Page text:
When most of us think about living the “local first” way, we envision shopping at one of our favorite local retailers, visiting the farmers market for fresh produce from a nearby farm or choosing a locally-owned restaurant over one of the chains. In each of those interactions, we are consumers who are actively spending our money to support our community, investing in the businesses that make our community strong and unique. Each transaction may only be $50 to $100, but collectively, we are making a huge impact.
However, there is another side to localism that we don’t often consider, and it involves where our money is kept when it’s not being spent. Believe it or not, when your money is sitting in a bank, it can have an even larger impact on the community around you (or not, depending where it’s sitting). When you add up all of our collective bank accounts, it’s a hefty chunk of change.
You may be thinking, a bank is a bank, right? Well, not exactly. Banks that are headquartered in or near the communities they serve are much more likely to invest in the individuals and businesses located nearby. Although small- and mid-sized banks control less than one-quarter of all bank assets, they account for more than half of all small business lending. Big banks, meanwhile, allocate relatively little of their resources to small businesses. The largest 20 banks, which now control 57% of all bank assets, devote only 18% of their commercial loan portfolios to small businesses. These small business loans act as an investment in place-based communities – growing our local economy, employing our residents, increasing wealth and social capital, and literally putting your dollars to work.
It became clear how vital those community banks were to preserving local business and support communities during the COVID-19 pandemic. The Institute for Local Self-Reliance reported that communities where small, local banks have a greater share of market assets were more successful at accessing Payroll Protection Program loans (compared to communities where big banks have the majority share). Consider this alongside the fact that community-based financial institutions make up 52% of all small business lending, despite holding only 16% of total assets nationally.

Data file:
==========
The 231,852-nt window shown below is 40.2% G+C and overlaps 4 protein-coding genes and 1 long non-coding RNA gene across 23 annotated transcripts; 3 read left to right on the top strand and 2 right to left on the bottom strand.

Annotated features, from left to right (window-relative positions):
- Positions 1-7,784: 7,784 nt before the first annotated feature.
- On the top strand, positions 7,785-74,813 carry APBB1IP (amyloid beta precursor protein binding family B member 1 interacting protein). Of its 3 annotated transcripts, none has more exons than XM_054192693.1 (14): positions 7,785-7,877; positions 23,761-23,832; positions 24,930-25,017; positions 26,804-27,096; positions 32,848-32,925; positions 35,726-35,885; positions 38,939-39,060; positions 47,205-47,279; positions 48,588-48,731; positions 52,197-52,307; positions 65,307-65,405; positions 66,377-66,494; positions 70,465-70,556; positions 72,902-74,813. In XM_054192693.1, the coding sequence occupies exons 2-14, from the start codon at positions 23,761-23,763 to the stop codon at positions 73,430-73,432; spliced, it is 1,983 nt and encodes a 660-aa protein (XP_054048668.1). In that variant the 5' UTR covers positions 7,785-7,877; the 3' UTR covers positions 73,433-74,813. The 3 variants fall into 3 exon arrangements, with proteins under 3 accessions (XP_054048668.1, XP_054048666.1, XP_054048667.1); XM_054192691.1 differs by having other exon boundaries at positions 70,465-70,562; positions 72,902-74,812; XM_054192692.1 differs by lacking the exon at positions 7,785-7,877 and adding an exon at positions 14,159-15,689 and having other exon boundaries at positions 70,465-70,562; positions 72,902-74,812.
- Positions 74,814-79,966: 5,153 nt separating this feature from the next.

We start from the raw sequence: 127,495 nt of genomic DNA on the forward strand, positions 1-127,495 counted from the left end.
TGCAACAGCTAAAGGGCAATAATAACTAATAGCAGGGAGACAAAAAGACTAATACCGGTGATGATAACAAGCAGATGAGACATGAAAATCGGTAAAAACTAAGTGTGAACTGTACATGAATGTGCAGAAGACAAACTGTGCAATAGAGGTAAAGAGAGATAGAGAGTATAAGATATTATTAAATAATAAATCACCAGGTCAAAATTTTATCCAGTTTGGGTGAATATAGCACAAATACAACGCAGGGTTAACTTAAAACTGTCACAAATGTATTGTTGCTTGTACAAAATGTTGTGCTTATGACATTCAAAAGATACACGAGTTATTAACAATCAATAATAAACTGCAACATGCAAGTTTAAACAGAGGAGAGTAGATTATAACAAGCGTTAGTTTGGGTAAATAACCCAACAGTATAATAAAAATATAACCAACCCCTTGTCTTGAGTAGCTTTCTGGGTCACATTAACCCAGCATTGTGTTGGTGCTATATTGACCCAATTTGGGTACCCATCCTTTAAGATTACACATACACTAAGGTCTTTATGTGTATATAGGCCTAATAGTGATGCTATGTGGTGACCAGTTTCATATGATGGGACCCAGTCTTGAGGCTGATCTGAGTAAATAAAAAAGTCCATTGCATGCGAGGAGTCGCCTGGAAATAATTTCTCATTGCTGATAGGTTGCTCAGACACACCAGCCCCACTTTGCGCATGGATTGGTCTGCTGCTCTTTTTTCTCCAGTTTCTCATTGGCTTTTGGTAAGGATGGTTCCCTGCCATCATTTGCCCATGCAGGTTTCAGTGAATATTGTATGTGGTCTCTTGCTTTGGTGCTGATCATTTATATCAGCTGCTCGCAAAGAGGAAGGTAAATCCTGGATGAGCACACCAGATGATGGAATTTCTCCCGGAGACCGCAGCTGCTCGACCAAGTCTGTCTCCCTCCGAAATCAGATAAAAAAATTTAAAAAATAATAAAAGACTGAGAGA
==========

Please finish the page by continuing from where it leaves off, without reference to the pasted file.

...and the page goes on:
In addition, community banks typically offer the same services at a lower cost, on average having lower fees and better interest rates on savings and better terms on credit cards and other loans. Locally-based financial institutions have employees who live in the community, have face-to-face relationships with their customers and understand local needs. As a result, they are often able to approve small businesses and other loans that big banks would reject. The primary activity of almost all small banks and credit unions is to turn deposits into loans and other productive investments. Meanwhile, big banks devote a sizeable share of their resources to speculative trading and other Wall Street gambles that may generate big profits for the bank but provide little economic or social value for the rest of us and can put the entire financial system at risk if they go bad.
When it comes to building a resilient and self-reliant La Plata County, investing in local businesses and communities is vital. From where you shop to where you bank, you are a key player in the prosperity and growth of our local economy. Our economic choices matter. If you are sold on moving your money or learning more about how to invest locally, visit local-first.org/moveyourmoney to learn more about which community banks are serving La Plata County and Colorado.
Emily Bell is managing director of Local First in Durango. Contact her at email@example.com.